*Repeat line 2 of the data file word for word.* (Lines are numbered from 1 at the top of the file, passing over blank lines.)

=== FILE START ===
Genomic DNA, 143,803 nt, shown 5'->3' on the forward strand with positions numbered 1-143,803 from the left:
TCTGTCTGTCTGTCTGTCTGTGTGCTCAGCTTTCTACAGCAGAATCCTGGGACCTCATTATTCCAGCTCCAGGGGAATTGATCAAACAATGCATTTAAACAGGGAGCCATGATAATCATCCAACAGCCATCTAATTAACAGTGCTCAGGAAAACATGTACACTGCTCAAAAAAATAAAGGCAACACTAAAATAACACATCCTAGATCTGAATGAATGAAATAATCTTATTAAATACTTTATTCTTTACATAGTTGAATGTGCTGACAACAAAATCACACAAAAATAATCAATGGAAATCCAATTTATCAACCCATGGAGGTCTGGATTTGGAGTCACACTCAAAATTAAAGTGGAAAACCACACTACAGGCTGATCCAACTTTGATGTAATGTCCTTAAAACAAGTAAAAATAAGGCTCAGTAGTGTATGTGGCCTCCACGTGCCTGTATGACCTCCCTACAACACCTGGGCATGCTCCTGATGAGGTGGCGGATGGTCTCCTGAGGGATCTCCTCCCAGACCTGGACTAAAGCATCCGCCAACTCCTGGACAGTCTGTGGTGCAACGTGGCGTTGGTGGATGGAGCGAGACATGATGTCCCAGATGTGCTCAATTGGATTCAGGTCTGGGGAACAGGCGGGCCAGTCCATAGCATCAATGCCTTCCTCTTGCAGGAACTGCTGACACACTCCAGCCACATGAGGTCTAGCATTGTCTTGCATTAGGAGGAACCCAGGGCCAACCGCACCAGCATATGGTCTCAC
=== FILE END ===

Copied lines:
TCTGTCTGTCTGTCTGTCTGTGTGCTCAGCTTTCTACAGCAGAATCCTGGGACCTCATTATTCCAGCTCCAGGGGAATTGATCAAACAATGCATTTAAACAGGGAGCCATGATAATCATCCAACAGCCATCTAATTAACAGTGCTCAGGAAAACATGTACACTGCTCAAAAAAATAAAGGCAACACTAAAATAACACATCCTAGATCTGAATGAATGAAATAATCTTATTAAATACTTTATTCTTTACATAGTTGAATGTGCTGACAACAAAATCACACAAAAATAATCAATGGAAATCCAATTTATCAACCCATGGAGGTCTGGATTTGGAGTCACACTCAAAATTAAAGTGGAAAACCACACTACAGGCTGATCCAACTTTGATGTAATGTCCTTAAAACAAGTAAAAATAAGGCTCAGTAGTGTATGTGGCCTCCACGTGCCTGTATGACCTCCCTACAACACCTGGGCATGCTCCTGATGAGGTGGCGGATGGTCTCCTGAGGGATCTCCTCCCAGACCTGGACTAAAGCATCCGCCAACTCCTGGACAGTCTGTGGTGCAACGTGGCGTTGGTGGATGGAGCGAGACATGATGTCCCAGATGTGCTCAATTGGATTCAGGTCTGGGGAACAGGCGGGCCAGTCCATAGCATCAATGCCTTCCTCTTGCAGGAACTGCTGACACACTCCAGCCACATGAGGTCTAGCATTGTCTTGCATTAGGAGGAACCCAGGGCCAACCGCACCAGCATATGGTCTCAC